The bound and gagged bodies of 26 young men were found dumped in the heart of Mexico's second-largest city, in what experts said could mark a new stage in the full-scale war between the country's two main drug cartels.
The bodies were found early on Thursday in two vans and a pickup truck abandoned on an expressway near the Milennium Arches in Guadalajara, one of the most recognisable landmarks in the city, according to several local media.
Most of the men died of asphyxia, according to officials in Jalisco state where Guadalajara is located, though initial reports indicated some had been shot.
Mexican drug cartels frequently leave threatening messages with the bodies of their victims as a way of sowing fear and taking credit for their actions.
Al Jazeera's Franc Contreras, reporting from Mexico City, said "police believe it could be a revenge killing."
The victims, apparently between the ages of 25 and 35, all had the words "Milenio Zetas'' or "Milenium'' written on their chests in oil, said Jalisco state Interior Secretary Fernando Guzman Perez.
A law enforcement official who was not authorised to speak on the record said the writing was apparently meant as the killers' calling card, identifying the assassins as being from the Zetas and a smaller, allied gang, the Milenio Cartel.
The official said a banner found in one of the vehicles, whose contents Guzman Perez refused to reveal, was in fact signed by the Zetas.
The killings, apparently carried out before dawn, bore an eerie similarity to the September 20 dumping of 35 bodies on an expressway in the Gulf coast city of Veracruz.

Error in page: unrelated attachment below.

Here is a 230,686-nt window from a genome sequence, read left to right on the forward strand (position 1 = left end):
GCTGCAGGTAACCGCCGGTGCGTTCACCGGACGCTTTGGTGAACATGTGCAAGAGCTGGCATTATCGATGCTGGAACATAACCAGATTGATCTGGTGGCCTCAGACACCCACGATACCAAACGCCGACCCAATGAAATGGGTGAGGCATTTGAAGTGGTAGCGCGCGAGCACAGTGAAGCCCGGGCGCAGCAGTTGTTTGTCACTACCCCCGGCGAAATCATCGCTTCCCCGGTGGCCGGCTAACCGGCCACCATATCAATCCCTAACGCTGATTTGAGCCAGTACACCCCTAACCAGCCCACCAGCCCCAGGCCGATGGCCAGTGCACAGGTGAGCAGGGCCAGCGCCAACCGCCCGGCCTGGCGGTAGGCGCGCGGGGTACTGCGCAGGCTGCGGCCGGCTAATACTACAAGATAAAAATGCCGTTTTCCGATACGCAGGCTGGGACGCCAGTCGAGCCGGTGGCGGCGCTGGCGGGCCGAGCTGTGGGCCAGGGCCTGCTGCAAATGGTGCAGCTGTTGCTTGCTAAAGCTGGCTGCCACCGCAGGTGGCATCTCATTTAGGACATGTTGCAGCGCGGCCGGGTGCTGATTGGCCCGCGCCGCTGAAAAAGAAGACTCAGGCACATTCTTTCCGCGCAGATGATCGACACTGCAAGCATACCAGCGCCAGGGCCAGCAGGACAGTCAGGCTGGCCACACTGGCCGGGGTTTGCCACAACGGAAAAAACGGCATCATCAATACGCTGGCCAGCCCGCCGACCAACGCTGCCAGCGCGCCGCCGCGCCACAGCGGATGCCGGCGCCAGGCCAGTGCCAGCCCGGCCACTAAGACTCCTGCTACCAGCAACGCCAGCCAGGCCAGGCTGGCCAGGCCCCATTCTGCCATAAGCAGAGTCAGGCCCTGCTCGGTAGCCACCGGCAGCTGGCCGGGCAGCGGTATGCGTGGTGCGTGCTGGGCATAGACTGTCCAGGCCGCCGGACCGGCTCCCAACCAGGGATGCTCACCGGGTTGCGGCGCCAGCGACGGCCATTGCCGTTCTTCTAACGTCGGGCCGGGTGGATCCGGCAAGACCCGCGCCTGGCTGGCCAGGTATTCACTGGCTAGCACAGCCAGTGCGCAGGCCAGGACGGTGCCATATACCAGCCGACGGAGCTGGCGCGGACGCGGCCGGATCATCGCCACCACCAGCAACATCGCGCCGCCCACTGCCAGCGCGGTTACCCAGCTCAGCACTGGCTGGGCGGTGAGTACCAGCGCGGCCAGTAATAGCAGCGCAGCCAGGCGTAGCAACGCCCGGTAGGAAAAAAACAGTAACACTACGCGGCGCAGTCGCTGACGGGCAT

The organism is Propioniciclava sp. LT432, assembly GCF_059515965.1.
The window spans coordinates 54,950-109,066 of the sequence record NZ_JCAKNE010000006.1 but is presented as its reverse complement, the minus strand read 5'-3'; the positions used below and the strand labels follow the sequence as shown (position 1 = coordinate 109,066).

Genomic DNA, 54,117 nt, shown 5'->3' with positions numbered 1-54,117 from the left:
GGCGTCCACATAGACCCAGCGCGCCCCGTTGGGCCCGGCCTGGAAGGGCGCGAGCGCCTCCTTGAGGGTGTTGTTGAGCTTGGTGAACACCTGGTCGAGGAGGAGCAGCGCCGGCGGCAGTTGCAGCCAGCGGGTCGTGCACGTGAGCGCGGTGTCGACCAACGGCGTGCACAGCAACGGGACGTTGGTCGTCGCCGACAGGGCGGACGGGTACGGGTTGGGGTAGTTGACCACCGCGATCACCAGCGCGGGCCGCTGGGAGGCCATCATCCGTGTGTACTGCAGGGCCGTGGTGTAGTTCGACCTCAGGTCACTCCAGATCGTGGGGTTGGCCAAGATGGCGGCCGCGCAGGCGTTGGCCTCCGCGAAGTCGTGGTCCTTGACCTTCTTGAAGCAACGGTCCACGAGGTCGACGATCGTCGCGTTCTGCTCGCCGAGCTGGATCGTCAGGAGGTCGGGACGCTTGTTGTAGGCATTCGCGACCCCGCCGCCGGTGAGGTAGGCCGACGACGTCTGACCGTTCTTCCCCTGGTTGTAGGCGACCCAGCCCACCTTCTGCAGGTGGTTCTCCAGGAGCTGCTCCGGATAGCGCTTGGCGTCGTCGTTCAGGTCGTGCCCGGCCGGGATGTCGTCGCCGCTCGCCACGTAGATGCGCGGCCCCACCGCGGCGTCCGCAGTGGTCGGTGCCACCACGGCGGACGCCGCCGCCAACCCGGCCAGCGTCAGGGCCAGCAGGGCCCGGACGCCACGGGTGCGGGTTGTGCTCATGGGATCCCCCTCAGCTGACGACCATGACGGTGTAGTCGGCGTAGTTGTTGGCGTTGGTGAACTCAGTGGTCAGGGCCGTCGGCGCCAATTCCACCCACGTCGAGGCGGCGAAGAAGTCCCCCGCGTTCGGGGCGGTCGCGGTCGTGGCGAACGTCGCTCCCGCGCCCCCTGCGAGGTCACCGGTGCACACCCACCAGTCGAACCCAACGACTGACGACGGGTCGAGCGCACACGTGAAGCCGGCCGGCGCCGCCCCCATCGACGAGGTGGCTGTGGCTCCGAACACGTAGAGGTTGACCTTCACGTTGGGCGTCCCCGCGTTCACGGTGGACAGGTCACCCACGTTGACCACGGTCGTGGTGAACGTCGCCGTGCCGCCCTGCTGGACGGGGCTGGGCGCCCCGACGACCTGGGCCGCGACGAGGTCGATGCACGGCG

On Wednesday, Mexican authorities found the burned bodies of 16 people in a strikingly similar attack in Culiacan, the capital of Sinaloa state, and home state of the country's powerful drug lord, Joaquin "Shorty" Guzman.
Twelve of the bodies were in the back of one truck, some of them handcuffed and wearing bulletproof vests.
Our correspondent said the federal government was steadfast in its decision to continue using the full force of the state to battle the Zetas and the Sinaloa cartel.
"Despite all of those efforts ... these kinds of killings continue here and there's a sense at times that the federal government is really unable to control these kinds of possible revenge killings by trafficking organisations," he said.
Felipe Calderon, Mexico's president, has deployed the army to crack down on powerful criminal gangs and some 45,000 people have died in the conflict since he took office.